A new study led by scientists at La Jolla Institute for Immunology (LJI) suggests that T cells try to fight SARS-CoV-2 by targeting a broad range of sites on the virus—beyond the key sites on the virus’s spike protein. By attacking the virus from many angles, the body has the tools to potentially recognize different SARS-CoV-2 variants.
The new research, published January 27, 2021 in Cell Report Medicine, is the most detailed analysis so far of which proteins on SARS-CoV-2 stimulate the strongest responses from the immune system’s “helper” CD4+ T cells and “killer” CD8+ T cells.
“We are now armed with the knowledge of which parts of the virus are recognized by the immune system,” says LJI Professor Alessandro Sette, Dr. Biol. Sci., who co-led the new study with LJI Instructor Alba Grifoni, Ph.D.
Sette and Grifoni have led research into immune responses to the virus since the beginning of the pandemic. Their previous studies, co-led by members of the LJI Coronavirus Task Force, shows that people can have a wide range of responses to the virus—some people have strong immune responses and do well. Others have disjointed immune responses and are more likely to end up in the hospital.
As COVID-19 vaccines reach more people, LJI scientists are keeping an eye on how different people build immunity to SARS-CoV-2. They are also studying how T cells could combat different variants of SARS-CoV-2. This work takes advantage of the lab’s expertise in predicting and studying T cell responses to viruses such as dengue and Zika.
“This is even more important with COVID-19 because it is a global pandemic, so we need to account for immune responses in different populations,” says Grifoni.
The immune system is very flexible. By re-scrambling genetic material, it can make T cells that respond to a huge range of targets, or epitopes, on a pathogen. Some T cell responses will be stronger against some epitopes than others. Researchers call the targets that prompt a strong immune cells response “immunodominant.”
For the new study, the researchers examined T cells from 100 people who had recovered from SARS-CoV-2 infection. They then took a close look at the genetic sequence of the virus to separate the potential epitopes from the epitopes that these T cells would actually recognize.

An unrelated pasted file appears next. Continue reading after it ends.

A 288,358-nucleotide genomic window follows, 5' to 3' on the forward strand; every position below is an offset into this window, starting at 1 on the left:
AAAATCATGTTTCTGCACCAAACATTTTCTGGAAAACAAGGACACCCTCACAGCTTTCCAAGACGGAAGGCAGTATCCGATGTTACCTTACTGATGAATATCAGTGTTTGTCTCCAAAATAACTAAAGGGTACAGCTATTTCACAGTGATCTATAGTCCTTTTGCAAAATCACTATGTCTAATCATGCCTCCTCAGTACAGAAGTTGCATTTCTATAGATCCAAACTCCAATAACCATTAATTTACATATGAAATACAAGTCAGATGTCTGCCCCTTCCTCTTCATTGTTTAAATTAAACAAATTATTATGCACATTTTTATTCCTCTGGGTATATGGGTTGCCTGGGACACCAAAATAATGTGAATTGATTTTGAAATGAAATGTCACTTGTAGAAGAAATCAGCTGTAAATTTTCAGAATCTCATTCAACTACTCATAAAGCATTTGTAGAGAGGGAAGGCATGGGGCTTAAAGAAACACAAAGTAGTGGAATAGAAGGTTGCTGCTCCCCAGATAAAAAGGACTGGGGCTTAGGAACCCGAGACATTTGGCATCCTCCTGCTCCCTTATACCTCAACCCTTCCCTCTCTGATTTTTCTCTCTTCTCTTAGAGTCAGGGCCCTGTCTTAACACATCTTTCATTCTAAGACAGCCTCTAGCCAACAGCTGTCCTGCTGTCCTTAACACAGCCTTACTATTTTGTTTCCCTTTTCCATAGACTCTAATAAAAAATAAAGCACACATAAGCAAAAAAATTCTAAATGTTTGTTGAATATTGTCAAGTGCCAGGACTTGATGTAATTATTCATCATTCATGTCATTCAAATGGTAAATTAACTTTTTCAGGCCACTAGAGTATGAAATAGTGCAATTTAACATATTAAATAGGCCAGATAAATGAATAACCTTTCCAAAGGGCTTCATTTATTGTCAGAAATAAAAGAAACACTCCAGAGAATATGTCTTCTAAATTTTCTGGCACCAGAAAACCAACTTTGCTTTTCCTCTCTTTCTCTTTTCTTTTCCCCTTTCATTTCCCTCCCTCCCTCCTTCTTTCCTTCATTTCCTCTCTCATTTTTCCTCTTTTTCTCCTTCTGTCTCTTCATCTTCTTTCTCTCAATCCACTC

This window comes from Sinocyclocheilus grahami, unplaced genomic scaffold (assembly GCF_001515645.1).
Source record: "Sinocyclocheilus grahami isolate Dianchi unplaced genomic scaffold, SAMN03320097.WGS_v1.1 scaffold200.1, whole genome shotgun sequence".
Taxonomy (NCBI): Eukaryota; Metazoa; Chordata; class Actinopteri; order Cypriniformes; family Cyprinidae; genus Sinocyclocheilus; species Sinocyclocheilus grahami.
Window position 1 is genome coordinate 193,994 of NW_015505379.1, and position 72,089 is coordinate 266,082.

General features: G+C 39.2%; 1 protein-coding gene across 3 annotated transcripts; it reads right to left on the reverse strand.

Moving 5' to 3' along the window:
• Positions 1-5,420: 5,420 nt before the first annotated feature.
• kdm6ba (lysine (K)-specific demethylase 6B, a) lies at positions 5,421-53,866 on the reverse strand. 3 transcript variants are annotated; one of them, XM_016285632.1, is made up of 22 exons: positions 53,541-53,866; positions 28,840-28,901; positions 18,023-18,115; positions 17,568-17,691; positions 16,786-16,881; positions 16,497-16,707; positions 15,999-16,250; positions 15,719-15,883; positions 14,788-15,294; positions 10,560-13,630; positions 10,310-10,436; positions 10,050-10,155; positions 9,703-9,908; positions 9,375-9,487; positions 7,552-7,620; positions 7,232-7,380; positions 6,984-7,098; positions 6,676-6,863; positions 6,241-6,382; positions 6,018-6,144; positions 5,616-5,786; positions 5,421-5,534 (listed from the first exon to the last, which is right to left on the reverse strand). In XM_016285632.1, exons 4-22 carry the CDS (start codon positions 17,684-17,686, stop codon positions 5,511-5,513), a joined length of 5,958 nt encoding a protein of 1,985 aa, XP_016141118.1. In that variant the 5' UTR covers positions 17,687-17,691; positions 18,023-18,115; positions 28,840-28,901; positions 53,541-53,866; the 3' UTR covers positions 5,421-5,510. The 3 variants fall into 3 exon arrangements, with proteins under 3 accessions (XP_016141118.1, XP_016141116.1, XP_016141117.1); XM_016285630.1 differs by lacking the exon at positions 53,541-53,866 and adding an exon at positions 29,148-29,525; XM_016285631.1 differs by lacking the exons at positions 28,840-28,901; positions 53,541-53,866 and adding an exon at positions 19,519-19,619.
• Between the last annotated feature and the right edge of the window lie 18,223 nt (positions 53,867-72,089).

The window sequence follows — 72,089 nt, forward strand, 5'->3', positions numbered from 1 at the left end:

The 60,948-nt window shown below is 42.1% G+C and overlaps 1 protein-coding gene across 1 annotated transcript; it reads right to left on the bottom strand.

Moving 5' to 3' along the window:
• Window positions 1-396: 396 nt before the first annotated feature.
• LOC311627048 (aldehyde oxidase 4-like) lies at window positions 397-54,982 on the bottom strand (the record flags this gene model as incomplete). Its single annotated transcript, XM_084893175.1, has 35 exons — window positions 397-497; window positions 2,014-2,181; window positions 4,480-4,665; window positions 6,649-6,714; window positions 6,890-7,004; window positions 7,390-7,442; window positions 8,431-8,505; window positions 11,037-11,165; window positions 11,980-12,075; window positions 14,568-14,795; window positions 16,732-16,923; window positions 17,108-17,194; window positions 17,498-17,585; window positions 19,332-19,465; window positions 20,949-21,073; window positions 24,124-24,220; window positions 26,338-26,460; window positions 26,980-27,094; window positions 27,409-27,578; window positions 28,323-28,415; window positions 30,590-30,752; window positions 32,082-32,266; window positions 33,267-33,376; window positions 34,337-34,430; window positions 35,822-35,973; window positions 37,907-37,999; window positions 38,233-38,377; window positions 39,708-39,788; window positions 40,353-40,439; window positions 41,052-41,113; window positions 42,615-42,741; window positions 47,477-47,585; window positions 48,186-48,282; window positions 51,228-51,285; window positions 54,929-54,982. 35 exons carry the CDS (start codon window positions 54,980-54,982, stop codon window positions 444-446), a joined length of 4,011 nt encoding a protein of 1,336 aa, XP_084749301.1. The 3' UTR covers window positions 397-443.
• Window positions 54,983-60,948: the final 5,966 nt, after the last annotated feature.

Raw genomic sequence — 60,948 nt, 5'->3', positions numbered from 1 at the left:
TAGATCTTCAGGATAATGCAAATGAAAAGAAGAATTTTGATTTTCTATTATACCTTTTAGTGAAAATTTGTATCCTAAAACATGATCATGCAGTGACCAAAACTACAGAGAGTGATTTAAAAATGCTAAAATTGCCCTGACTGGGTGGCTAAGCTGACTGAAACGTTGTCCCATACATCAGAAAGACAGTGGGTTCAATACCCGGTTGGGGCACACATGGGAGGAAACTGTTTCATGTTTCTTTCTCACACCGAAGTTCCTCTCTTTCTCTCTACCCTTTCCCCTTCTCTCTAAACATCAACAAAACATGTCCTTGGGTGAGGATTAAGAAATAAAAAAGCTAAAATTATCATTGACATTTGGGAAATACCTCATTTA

Their analysis revealed that not all parts of the virus induce the same strong immune response in everyone. In fact, T cells can recognize dozens of epitopes on SARS-CoV-2, and these immunodominant sites also change from person to person. On average, each study participant had the ability to recognize about 17 CD8+ T cells epitopes and 19 CD4+ T cell epitopes.
This broad immune system response serves a few purposes. The new study shows that while the immune system often mounts a strong response against a particular site on the virus’s “spike” protein called the receptor binding domain, this region is actually not as good at inducing a strong response from CD4+ helper T cells.
Without a strong CD4+ T cell response, however, people may be slow to mount the kind of neutralizing immune response that quickly wipes out the virus. Luckily, the broad immune response comes in handy, and most people have immune cells that can recognize sites other than the receptor binding domain.
Among the many epitopes they uncovered, the researchers identified several additional epitopes on the SARS-CoV-2 spike protein. Grifoni says this is good news. By targeting many vulnerable sites on the spike protein, the immune system would still be able to fight infection, even if some sites on the virus change due to mutations.
“The immune response is broad enough to compensate for that,” Grifoni says.
Since the announcement of the fast-spreading UK variant of SARS-CoV-2 (called SARS-CoV-2 VUI 202012/01), the researchers have compared the mutated sites on that virus to the epitopes they found. Sette notes that the mutations described in the UK variant for the spike protein affect only 8% of the epitopes recognized by CD4+ T cells in this study, while 92% of the responses is conserved.
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